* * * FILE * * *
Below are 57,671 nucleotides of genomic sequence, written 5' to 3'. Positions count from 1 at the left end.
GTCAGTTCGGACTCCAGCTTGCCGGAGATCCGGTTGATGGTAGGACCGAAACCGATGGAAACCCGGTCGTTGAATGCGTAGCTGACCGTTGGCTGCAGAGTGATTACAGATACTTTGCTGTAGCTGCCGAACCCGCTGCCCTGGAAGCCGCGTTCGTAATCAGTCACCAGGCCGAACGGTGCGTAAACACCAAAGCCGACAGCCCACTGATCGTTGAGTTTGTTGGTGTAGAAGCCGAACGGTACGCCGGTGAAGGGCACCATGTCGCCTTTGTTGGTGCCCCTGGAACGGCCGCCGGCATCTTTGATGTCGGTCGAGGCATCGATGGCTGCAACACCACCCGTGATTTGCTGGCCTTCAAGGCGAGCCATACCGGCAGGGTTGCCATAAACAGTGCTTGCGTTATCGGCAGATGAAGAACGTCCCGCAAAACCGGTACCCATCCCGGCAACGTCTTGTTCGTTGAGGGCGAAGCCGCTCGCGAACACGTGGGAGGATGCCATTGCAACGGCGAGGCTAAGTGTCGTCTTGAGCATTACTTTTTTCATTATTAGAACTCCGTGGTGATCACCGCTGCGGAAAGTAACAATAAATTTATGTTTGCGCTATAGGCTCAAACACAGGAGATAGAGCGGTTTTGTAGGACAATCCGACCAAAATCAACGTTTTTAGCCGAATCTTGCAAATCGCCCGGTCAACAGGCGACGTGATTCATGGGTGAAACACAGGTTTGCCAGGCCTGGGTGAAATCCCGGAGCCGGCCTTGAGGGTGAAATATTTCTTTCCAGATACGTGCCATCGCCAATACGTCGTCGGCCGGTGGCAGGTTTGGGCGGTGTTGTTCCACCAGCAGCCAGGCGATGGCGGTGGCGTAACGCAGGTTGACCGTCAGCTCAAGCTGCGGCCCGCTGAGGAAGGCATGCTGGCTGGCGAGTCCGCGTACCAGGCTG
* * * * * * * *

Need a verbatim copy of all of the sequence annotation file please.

Below are 57,671 nucleotides of genomic sequence, written 5' to 3'. Positions count from 1 at the left end.
GTCAGTTCGGACTCCAGCTTGCCGGAGATCCGGTTGATGGTAGGACCGAAACCGATGGAAACCCGGTCGTTGAATGCGTAGCTGACCGTTGGCTGCAGAGTGATTACAGATACTTTGCTGTAGCTGCCGAACCCGCTGCCCTGGAAGCCGCGTTCGTAATCAGTCACCAGGCCGAACGGTGCGTAAACACCAAAGCCGACAGCCCACTGATCGTTGAGTTTGTTGGTGTAGAAGCCGAACGGTACGCCGGTGAAGGGCACCATGTCGCCTTTGTTGGTGCCCCTGGAACGGCCGCCGGCATCTTTGATGTCGGTCGAGGCATCGATGGCTGCAACACCACCCGTGATTTGCTGGCCTTCAAGGCGAGCCATACCGGCAGGGTTGCCATAAACAGTGCTTGCGTTATCGGCAGATGAAGAACGTCCCGCAAAACCGGTACCCATCCCGGCAACGTCTTGTTCGTTGAGGGCGAAGCCGCTCGCGAACACGTGGGAGGATGCCATTGCAACGGCGAGGCTAAGTGTCGTCTTGAGCATTACTTTTTTCATTATTAGAACTCCGTGGTGATCACCGCTGCGGAAAGTAACAATAAATTTATGTTTGCGCTATAGGCTCAAACACAGGAGATAGAGCGGTTTTGTAGGACAATCCGACCAAAATCAACGTTTTTAGCCGAATCTTGCAAATCGCCCGGTCAACAGGCGACGTGATTCATGGGTGAAACACAGGTTTGCCAGGCCTGGGTGAAATCCCGGAGCCGGCCTTGAGGGTGAAATATTTCTTTCCAGATACGTGCCATCGCCAATACGTCGTCGGCCGGTGGCAGGTTTGGGCGGTGTTGTTCCACCAGCAGCCAGGCGATGGCGGTGGCGTAACGCAGGTTGACCGTCAGCTCAAGCTGCGGCCCGCTGAGGAAGGCATGCTGGCTGGCGAGTCCGCGTACCAGGCTG